Valedictorian Is Harvard-bound
Molokai High School’s Class of 2013 valedictorian Michael Kikukawa is an inspirational example of a local boy defying the odds to accomplish his goals. Kikukawa makes his mark in the world as the first student from the Friendly Isle to be admitted to my alma mater in Cambridge, Mass.
The 17-year-old senior has a habit of burning the midnight oil, excelling in academics and sports. His late grandfather Arthur Kikukawa was an original member of the 442nd Regimental Combat Team and owner of the famous Midnite Inn restaurant that was engulfed in flames in 1990. Kikukawa learns from his parents, Phillip Torao Kikukawa and Susan Forbes-Kikukawa, both educators, that those who work tirelessly have integrity and determination are destined for excellence.
“My paternal/maternal grandmothers and parents lived a lifestyle of promoting education,” he says. “It was only fitting that I pick up the torch and pursue the highest attainable form of knowledge that I believe a Harvard education will provide.”
I first heard about this whiz kid in 2012 from school counselor and mentor Earl Nakamura, who was instrumental in connecting the student with Harvard. “Michael is a genius and is highly enthused about politics. He is a great admirer of President Obama. I see him as a potential Senator Inouye someday,” touts Nakamura. It was Nakamura who recommended Kikukawa to me for the Harvard Book Award in 2012, given to a member of the junior class who demonstrates excellence in the classroom and extracurricular activities.
“I desire to launch a career in law someday, and I have always aspired to attend Harvard because I knew it would give me limitless opportunities to pursue a career in government service,” says Kikukawa. While his classmates spent their summers at the beach, Kikukawa spent his taking courses at Iolani School on Oahu. Last year, he got a taste of politics when he interned at the state Office of Constituent Services and volunteered on a congressional campaign. “The experiences that I gained last summer solidified my passion for politics, and I see the rest of my life serving my Hawaii in Washington, D.C. In which capacity, I am not sure yet, but it is an exciting dream I will pursue.”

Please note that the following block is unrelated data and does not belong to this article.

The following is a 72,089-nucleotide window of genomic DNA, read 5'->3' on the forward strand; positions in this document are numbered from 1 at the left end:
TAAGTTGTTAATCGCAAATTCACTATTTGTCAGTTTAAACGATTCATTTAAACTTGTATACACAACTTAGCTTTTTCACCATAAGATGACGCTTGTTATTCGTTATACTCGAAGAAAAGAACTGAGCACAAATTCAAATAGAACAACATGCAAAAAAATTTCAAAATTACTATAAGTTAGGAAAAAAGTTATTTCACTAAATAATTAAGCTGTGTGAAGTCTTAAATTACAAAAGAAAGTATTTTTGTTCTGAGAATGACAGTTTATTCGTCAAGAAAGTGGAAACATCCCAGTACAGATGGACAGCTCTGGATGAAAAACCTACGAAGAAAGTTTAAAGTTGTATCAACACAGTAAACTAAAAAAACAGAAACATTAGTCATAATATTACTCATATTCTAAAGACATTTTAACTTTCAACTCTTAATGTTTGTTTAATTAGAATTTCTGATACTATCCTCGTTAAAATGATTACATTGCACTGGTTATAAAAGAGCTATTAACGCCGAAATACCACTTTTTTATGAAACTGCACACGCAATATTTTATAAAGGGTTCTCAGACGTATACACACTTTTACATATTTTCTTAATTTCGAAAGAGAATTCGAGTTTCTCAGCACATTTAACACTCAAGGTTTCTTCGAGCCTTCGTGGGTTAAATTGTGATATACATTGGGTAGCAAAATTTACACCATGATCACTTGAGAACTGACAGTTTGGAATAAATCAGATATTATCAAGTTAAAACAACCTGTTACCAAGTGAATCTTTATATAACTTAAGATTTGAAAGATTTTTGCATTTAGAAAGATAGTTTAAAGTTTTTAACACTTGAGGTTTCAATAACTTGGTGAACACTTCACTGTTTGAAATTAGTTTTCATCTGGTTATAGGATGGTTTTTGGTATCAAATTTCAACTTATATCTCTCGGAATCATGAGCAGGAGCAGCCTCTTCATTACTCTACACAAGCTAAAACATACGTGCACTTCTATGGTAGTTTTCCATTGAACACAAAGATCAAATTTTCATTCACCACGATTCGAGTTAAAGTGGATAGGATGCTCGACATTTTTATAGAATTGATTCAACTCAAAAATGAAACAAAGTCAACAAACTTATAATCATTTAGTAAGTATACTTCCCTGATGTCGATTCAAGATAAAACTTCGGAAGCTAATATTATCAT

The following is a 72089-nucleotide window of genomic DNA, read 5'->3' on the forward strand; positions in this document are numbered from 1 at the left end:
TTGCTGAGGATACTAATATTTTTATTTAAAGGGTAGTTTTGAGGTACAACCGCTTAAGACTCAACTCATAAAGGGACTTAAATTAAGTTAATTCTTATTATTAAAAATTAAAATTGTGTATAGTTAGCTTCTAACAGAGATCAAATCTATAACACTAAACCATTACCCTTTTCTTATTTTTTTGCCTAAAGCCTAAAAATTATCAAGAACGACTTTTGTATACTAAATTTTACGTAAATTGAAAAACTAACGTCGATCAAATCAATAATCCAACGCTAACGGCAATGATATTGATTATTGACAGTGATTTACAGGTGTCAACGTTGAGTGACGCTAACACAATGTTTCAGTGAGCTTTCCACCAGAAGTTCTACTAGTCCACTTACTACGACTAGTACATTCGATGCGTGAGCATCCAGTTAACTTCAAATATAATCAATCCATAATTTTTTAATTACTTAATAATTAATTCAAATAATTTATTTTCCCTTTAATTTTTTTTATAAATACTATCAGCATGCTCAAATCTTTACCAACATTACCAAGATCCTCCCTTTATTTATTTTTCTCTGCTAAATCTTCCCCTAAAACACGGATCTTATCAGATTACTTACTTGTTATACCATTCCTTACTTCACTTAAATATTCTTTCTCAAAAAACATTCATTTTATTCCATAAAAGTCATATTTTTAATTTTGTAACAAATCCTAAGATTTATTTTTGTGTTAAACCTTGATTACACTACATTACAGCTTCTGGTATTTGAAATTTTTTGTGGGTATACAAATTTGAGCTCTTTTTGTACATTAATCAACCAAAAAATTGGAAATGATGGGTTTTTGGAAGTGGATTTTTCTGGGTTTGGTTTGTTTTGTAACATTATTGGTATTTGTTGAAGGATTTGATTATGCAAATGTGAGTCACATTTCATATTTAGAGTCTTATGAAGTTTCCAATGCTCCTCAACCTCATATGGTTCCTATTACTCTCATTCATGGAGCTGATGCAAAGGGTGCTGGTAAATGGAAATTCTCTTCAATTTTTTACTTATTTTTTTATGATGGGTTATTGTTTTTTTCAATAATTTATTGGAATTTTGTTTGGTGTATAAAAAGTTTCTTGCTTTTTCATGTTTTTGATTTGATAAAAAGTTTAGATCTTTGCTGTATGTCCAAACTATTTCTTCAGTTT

Perhaps the highlight of his life thus far was pressing the flesh with the president at the White House, when he represented Hawaii in the 51st annual United States Senate Youth Program. “What an amazing experience! President Obama has the weight of the world on his shoulders and he presents an aura of importance. When he shook my hand on March 14, he laughed when he found out I was from Molokai. It struck me that he even knew Molokai existed,” says Kikukawa. He says President Obama jokingly asked him, “What happened to the Oahu kids this year?”
Kikukawa’s achievements are impressive. He emerged winner of the 100-meter breaststroke for the Farmers swim team, while also competing in cross country, track and golf; first place at the Hawaii History Day Competition, where he advanced to the national level; and participant in the Maui Schools Science and Engineering Fair, where he earned a spot at the Akamai Wall Street Field Study in the Big Apple. And in addition to being student body president, he also is president of the National Honor Society-local chapter, serves as Hawaii State Student Council vice chair, is secretary of the Maui District Student Council Organization and is the former president of the VEX Robotics Team.
“Every project he takes up, he excels. There is nothing he cannot take to a higher level,” says his principal at MHS, Stanford Hao. Molokai Chamber of Commerce president Rob Stephenson believes Kikukawa is a “superb role model who will represent Hawaii well wherever he goes and will no doubt place Molokai and Hawaii on the map.”
The Kaunakakai boy may be a “big fish in a small friendly pond” now, but Molokai community leaders predict he will return with his Harvard degree and work experience eager and focused to face myriad challenges head on to make our island community a better place.